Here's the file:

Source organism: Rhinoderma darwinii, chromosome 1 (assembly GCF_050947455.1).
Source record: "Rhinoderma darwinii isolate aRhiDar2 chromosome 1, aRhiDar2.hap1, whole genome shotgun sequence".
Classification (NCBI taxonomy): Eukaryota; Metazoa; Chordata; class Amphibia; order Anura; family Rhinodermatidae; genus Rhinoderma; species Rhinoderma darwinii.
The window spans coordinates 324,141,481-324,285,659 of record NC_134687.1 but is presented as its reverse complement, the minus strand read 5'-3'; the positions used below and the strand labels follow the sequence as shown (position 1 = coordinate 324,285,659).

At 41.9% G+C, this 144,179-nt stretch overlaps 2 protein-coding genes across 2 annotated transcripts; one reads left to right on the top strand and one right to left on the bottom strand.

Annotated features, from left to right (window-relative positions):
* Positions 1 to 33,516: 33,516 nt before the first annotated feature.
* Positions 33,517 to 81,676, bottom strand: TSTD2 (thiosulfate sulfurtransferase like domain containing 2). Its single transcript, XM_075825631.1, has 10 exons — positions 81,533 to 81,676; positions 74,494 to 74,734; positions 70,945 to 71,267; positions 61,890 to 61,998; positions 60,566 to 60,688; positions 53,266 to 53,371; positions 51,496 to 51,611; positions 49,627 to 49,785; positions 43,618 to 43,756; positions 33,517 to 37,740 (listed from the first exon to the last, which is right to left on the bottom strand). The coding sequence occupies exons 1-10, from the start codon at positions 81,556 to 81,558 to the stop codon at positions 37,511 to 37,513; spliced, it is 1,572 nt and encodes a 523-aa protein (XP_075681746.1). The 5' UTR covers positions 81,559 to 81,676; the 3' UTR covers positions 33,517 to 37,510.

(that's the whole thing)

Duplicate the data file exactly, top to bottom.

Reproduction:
Source organism: Rhinoderma darwinii, chromosome 1 (assembly GCF_050947455.1).
Source record: "Rhinoderma darwinii isolate aRhiDar2 chromosome 1, aRhiDar2.hap1, whole genome shotgun sequence".
Classification (NCBI taxonomy): Eukaryota; Metazoa; Chordata; class Amphibia; order Anura; family Rhinodermatidae; genus Rhinoderma; species Rhinoderma darwinii.
The window spans coordinates 324,141,481-324,285,659 of record NC_134687.1 but is presented as its reverse complement, the minus strand read 5'-3'; the positions used below and the strand labels follow the sequence as shown (position 1 = coordinate 324,285,659).

At 41.9% G+C, this 144,179-nt stretch overlaps 2 protein-coding genes across 2 annotated transcripts; one reads left to right on the top strand and one right to left on the bottom strand.

Annotated features, from left to right (window-relative positions):
* Positions 1 to 33,516: 33,516 nt before the first annotated feature.
* Positions 33,517 to 81,676, bottom strand: TSTD2 (thiosulfate sulfurtransferase like domain containing 2). Its single transcript, XM_075825631.1, has 10 exons — positions 81,533 to 81,676; positions 74,494 to 74,734; positions 70,945 to 71,267; positions 61,890 to 61,998; positions 60,566 to 60,688; positions 53,266 to 53,371; positions 51,496 to 51,611; positions 49,627 to 49,785; positions 43,618 to 43,756; positions 33,517 to 37,740 (listed from the first exon to the last, which is right to left on the bottom strand). The coding sequence occupies exons 1-10, from the start codon at positions 81,556 to 81,558 to the stop codon at positions 37,511 to 37,513; spliced, it is 1,572 nt and encodes a 523-aa protein (XP_075681746.1). The 5' UTR covers positions 81,559 to 81,676; the 3' UTR covers positions 33,517 to 37,510.